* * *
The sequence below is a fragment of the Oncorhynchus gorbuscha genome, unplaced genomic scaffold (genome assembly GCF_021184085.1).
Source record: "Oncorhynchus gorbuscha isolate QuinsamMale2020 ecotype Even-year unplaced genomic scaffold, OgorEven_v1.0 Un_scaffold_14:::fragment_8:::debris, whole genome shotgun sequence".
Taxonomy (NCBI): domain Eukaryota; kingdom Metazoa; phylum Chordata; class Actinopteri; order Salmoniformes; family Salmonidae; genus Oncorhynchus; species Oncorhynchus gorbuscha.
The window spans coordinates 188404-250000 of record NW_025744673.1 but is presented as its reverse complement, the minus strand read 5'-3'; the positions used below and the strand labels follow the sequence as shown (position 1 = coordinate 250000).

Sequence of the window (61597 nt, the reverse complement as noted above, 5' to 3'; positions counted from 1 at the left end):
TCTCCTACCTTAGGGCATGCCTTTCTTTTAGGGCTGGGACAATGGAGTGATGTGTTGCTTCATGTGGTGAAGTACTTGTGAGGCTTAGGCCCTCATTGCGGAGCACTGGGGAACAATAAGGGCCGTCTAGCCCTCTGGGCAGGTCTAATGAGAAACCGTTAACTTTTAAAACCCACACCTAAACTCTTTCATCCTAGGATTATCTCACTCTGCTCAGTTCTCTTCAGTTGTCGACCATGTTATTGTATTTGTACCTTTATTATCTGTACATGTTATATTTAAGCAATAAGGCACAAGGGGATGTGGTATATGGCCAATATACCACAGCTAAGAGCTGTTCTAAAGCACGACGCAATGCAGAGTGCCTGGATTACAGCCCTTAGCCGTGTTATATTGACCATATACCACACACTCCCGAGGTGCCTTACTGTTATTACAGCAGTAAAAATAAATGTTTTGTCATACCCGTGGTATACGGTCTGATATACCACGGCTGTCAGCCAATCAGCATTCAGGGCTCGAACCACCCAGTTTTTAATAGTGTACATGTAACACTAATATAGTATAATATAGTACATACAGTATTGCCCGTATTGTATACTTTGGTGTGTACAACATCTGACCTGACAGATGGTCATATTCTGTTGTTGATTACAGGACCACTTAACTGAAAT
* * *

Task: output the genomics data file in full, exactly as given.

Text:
The sequence below is a fragment of the Oncorhynchus gorbuscha genome, unplaced genomic scaffold (genome assembly GCF_021184085.1).
Source record: "Oncorhynchus gorbuscha isolate QuinsamMale2020 ecotype Even-year unplaced genomic scaffold, OgorEven_v1.0 Un_scaffold_14:::fragment_8:::debris, whole genome shotgun sequence".
Taxonomy (NCBI): domain Eukaryota; kingdom Metazoa; phylum Chordata; class Actinopteri; order Salmoniformes; family Salmonidae; genus Oncorhynchus; species Oncorhynchus gorbuscha.
The window spans coordinates 188404-250000 of record NW_025744673.1 but is presented as its reverse complement, the minus strand read 5'-3'; the positions used below and the strand labels follow the sequence as shown (position 1 = coordinate 250000).

Sequence of the window (61597 nt, the reverse complement as noted above, 5' to 3'; positions counted from 1 at the left end):
TCTCCTACCTTAGGGCATGCCTTTCTTTTAGGGCTGGGACAATGGAGTGATGTGTTGCTTCATGTGGTGAAGTACTTGTGAGGCTTAGGCCCTCATTGCGGAGCACTGGGGAACAATAAGGGCCGTCTAGCCCTCTGGGCAGGTCTAATGAGAAACCGTTAACTTTTAAAACCCACACCTAAACTCTTTCATCCTAGGATTATCTCACTCTGCTCAGTTCTCTTCAGTTGTCGACCATGTTATTGTATTTGTACCTTTATTATCTGTACATGTTATATTTAAGCAATAAGGCACAAGGGGATGTGGTATATGGCCAATATACCACAGCTAAGAGCTGTTCTAAAGCACGACGCAATGCAGAGTGCCTGGATTACAGCCCTTAGCCGTGTTATATTGACCATATACCACACACTCCCGAGGTGCCTTACTGTTATTACAGCAGTAAAAATAAATGTTTTGTCATACCCGTGGTATACGGTCTGATATACCACGGCTGTCAGCCAATCAGCATTCAGGGCTCGAACCACCCAGTTTTTAATAGTGTACATGTAACACTAATATAGTATAATATAGTACATACAGTATTGCCCGTATTGTATACTTTGGTGTGTACAACATCTGACCTGACAGATGGTCATATTCTGTTGTTGATTACAGGACCACTTAACTGAAAT